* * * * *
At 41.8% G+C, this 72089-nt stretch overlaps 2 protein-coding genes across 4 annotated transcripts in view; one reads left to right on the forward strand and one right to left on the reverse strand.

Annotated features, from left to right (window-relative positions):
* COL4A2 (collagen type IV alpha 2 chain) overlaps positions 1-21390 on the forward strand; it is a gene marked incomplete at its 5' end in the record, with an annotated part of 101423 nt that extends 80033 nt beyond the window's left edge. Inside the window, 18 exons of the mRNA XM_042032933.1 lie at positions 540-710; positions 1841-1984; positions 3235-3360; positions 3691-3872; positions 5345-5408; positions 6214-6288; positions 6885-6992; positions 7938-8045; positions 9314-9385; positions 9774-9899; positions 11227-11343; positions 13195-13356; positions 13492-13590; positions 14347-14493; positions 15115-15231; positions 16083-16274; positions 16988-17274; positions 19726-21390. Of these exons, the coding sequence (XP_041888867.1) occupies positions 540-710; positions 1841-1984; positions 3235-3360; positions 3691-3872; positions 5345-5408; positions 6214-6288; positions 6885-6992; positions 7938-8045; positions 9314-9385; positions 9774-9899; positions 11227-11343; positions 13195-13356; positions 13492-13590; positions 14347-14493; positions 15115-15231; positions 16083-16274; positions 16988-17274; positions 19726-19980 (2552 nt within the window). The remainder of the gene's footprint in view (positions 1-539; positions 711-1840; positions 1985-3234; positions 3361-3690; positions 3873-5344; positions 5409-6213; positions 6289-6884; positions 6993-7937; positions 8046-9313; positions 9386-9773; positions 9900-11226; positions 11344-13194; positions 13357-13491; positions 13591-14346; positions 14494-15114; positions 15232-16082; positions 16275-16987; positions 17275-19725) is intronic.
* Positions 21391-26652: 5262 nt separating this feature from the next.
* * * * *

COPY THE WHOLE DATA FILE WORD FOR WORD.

At 41.8% G+C, this 72089-nt stretch overlaps 2 protein-coding genes across 4 annotated transcripts in view; one reads left to right on the forward strand and one right to left on the reverse strand.

Annotated features, from left to right (window-relative positions):
* COL4A2 (collagen type IV alpha 2 chain) overlaps positions 1-21390 on the forward strand; it is a gene marked incomplete at its 5' end in the record, with an annotated part of 101423 nt that extends 80033 nt beyond the window's left edge. Inside the window, 18 exons of the mRNA XM_042032933.1 lie at positions 540-710; positions 1841-1984; positions 3235-3360; positions 3691-3872; positions 5345-5408; positions 6214-6288; positions 6885-6992; positions 7938-8045; positions 9314-9385; positions 9774-9899; positions 11227-11343; positions 13195-13356; positions 13492-13590; positions 14347-14493; positions 15115-15231; positions 16083-16274; positions 16988-17274; positions 19726-21390. Of these exons, the coding sequence (XP_041888867.1) occupies positions 540-710; positions 1841-1984; positions 3235-3360; positions 3691-3872; positions 5345-5408; positions 6214-6288; positions 6885-6992; positions 7938-8045; positions 9314-9385; positions 9774-9899; positions 11227-11343; positions 13195-13356; positions 13492-13590; positions 14347-14493; positions 15115-15231; positions 16083-16274; positions 16988-17274; positions 19726-19980 (2552 nt within the window). The remainder of the gene's footprint in view (positions 1-539; positions 711-1840; positions 1985-3234; positions 3361-3690; positions 3873-5344; positions 5409-6213; positions 6289-6884; positions 6993-7937; positions 8046-9313; positions 9386-9773; positions 9900-11226; positions 11344-13194; positions 13357-13491; positions 13591-14346; positions 14494-15114; positions 15232-16082; positions 16275-16987; positions 17275-19725) is intronic.
* Positions 21391-26652: 5262 nt separating this feature from the next.